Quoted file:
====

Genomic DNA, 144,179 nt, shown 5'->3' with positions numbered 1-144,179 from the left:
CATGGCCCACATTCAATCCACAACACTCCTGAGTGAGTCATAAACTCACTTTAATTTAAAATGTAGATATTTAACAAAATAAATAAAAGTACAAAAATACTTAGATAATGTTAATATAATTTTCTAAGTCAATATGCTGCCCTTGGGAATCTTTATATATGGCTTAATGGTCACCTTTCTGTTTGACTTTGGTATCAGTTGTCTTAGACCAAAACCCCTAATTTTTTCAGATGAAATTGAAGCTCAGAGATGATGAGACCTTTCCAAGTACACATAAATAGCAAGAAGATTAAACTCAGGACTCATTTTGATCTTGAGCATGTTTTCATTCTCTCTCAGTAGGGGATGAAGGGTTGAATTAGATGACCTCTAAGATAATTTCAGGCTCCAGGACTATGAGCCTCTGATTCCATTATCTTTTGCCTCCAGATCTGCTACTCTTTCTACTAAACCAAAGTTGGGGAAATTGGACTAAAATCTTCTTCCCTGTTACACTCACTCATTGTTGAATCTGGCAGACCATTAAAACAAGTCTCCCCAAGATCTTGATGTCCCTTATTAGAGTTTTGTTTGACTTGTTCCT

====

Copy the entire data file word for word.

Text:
Genomic DNA, 144,179 nt, shown 5'->3' with positions numbered 1-144,179 from the left:
CATGGCCCACATTCAATCCACAACACTCCTGAGTGAGTCATAAACTCACTTTAATTTAAAATGTAGATATTTAACAAAATAAATAAAAGTACAAAAATACTTAGATAATGTTAATATAATTTTCTAAGTCAATATGCTGCCCTTGGGAATCTTTATATATGGCTTAATGGTCACCTTTCTGTTTGACTTTGGTATCAGTTGTCTTAGACCAAAACCCCTAATTTTTTCAGATGAAATTGAAGCTCAGAGATGATGAGACCTTTCCAAGTACACATAAATAGCAAGAAGATTAAACTCAGGACTCATTTTGATCTTGAGCATGTTTTCATTCTCTCTCAGTAGGGGATGAAGGGTTGAATTAGATGACCTCTAAGATAATTTCAGGCTCCAGGACTATGAGCCTCTGATTCCATTATCTTTTGCCTCCAGATCTGCTACTCTTTCTACTAAACCAAAGTTGGGGAAATTGGACTAAAATCTTCTTCCCTGTTACACTCACTCATTGTTGAATCTGGCAGACCATTAAAACAAGTCTCCCCAAGATCTTGATGTCCCTTATTAGAGTTTTGTTTGACTTGTTCCT